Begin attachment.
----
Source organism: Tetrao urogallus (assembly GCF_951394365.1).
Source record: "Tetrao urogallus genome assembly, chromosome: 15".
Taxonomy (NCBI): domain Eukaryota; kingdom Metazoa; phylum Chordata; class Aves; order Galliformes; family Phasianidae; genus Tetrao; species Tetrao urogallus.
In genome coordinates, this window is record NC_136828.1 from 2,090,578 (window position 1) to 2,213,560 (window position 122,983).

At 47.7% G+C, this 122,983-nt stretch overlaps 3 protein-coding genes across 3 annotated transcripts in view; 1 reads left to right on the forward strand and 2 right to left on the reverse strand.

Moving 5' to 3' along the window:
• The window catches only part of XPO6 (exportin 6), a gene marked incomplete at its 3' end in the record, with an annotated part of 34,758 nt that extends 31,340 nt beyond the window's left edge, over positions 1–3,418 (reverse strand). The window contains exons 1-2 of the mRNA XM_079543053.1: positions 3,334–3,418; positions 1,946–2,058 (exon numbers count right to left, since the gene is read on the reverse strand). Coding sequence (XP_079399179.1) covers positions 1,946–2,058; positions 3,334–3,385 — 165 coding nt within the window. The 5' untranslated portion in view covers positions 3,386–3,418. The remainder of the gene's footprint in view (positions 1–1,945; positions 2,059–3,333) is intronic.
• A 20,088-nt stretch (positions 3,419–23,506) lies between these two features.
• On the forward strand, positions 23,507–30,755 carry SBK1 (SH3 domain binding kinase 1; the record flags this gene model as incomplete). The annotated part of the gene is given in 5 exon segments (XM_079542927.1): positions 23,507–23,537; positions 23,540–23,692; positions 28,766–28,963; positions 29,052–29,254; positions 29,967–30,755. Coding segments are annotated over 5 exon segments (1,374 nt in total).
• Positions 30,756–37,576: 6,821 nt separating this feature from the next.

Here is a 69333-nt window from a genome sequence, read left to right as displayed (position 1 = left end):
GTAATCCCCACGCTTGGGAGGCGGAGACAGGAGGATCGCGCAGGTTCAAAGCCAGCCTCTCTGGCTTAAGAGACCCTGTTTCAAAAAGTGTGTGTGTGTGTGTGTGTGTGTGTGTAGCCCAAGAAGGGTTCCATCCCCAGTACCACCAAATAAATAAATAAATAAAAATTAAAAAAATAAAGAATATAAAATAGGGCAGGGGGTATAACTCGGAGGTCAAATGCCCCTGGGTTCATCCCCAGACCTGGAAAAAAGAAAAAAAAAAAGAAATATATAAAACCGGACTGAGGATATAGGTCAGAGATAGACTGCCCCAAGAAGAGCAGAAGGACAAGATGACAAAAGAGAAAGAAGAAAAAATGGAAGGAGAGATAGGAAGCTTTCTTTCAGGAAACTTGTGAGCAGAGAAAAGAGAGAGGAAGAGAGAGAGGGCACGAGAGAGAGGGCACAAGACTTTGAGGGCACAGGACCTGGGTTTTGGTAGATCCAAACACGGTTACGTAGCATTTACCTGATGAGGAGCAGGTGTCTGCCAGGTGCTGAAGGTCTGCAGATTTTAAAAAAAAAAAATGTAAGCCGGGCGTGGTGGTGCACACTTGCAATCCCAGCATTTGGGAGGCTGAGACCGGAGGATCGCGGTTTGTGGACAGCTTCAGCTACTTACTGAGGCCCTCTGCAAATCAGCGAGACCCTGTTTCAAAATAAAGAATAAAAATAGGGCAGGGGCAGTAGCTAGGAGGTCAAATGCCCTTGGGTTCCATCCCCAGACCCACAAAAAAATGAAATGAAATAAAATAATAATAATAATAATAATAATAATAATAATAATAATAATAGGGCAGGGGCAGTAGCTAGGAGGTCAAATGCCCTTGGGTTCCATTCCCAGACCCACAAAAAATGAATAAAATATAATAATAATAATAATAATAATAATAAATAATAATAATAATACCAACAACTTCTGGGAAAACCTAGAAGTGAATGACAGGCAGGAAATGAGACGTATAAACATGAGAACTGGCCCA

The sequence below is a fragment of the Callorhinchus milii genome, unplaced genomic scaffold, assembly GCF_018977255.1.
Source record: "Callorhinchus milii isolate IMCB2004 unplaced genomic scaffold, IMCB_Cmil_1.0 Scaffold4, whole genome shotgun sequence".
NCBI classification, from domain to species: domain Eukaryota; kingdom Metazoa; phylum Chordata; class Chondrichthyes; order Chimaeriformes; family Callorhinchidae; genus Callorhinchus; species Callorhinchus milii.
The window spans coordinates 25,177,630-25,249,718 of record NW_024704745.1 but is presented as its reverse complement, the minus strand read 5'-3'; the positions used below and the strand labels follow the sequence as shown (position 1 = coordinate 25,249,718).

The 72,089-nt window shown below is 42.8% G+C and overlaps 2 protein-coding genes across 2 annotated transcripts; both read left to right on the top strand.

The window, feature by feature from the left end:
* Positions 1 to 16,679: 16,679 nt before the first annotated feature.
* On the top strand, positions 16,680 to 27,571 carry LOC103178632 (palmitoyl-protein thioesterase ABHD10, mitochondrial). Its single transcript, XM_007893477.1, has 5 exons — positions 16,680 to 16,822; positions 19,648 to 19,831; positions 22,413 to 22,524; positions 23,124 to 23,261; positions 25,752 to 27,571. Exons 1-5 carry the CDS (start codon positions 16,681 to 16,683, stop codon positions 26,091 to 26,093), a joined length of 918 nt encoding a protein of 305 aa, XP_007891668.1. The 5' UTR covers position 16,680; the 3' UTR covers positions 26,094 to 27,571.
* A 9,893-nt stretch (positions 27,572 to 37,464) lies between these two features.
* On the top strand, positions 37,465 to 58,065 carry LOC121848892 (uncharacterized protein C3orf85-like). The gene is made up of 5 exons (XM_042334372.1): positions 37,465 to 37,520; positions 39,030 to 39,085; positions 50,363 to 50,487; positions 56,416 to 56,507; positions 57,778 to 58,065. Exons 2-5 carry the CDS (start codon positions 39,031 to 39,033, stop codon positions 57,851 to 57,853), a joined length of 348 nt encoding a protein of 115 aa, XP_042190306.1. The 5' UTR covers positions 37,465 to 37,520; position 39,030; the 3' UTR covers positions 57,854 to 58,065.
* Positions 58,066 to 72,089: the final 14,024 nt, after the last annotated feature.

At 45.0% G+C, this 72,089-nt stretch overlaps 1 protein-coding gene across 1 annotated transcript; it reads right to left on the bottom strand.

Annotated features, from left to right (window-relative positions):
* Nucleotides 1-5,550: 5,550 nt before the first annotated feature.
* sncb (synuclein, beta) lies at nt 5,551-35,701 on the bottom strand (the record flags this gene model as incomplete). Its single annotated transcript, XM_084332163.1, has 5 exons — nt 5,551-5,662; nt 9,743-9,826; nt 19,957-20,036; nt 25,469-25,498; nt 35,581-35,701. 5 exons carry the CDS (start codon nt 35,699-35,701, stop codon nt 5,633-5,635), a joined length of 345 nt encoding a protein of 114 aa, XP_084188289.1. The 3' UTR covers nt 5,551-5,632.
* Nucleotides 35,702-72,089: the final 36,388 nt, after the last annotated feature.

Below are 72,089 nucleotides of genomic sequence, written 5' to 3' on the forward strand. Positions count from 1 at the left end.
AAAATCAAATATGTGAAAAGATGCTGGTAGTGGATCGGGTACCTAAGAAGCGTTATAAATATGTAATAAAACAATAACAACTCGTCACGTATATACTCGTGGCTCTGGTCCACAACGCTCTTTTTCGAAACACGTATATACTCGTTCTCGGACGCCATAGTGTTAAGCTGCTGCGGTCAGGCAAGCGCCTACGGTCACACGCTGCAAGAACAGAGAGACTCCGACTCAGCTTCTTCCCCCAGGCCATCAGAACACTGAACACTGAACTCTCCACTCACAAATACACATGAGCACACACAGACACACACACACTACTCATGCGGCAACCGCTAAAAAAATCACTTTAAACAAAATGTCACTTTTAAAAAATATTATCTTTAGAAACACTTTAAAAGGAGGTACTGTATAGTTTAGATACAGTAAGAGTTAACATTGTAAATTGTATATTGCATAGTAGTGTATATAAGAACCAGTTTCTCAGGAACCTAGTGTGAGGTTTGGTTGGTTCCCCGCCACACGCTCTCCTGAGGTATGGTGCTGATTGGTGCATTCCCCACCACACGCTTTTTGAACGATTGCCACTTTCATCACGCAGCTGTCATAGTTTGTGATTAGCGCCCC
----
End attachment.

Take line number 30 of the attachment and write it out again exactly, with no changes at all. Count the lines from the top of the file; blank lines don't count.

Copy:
AAAATCAAATATGTGAAAAGATGCTGGTAGTGGATCGGGTACCTAAGAAGCGTTATAAATATGTAATAAAACAATAACAACTCGTCACGTATATACTCGTGGCTCTGGTCCACAACGCTCTTTTTCGAAACACGTATATACTCGTTCTCGGACGCCATAGTGTTAAGCTGCTGCGGTCAGGCAAGCGCCTACGGTCACACGCTGCAAGAACAGAGAGACTCCGACTCAGCTTCTTCCCCCAGGCCATCAGAACACTGAACACTGAACTCTCCACTCACAAATACACATGAGCACACACAGACACACACACACTACTCATGCGGCAACCGCTAAAAAAATCACTTTAAACAAAATGTCACTTTTAAAAAATATTATCTTTAGAAACACTTTAAAAGGAGGTACTGTATAGTTTAGATACAGTAAGAGTTAACATTGTAAATTGTATATTGCATAGTAGTGTATATAAGAACCAGTTTCTCAGGAACCTAGTGTGAGGTTTGGTTGGTTCCCCGCCACACGCTCTCCTGAGGTATGGTGCTGATTGGTGCATTCCCCACCACACGCTTTTTGAACGATTGCCACTTTCATCACGCAGCTGTCATAGTTTGTGATTAGCGCCCC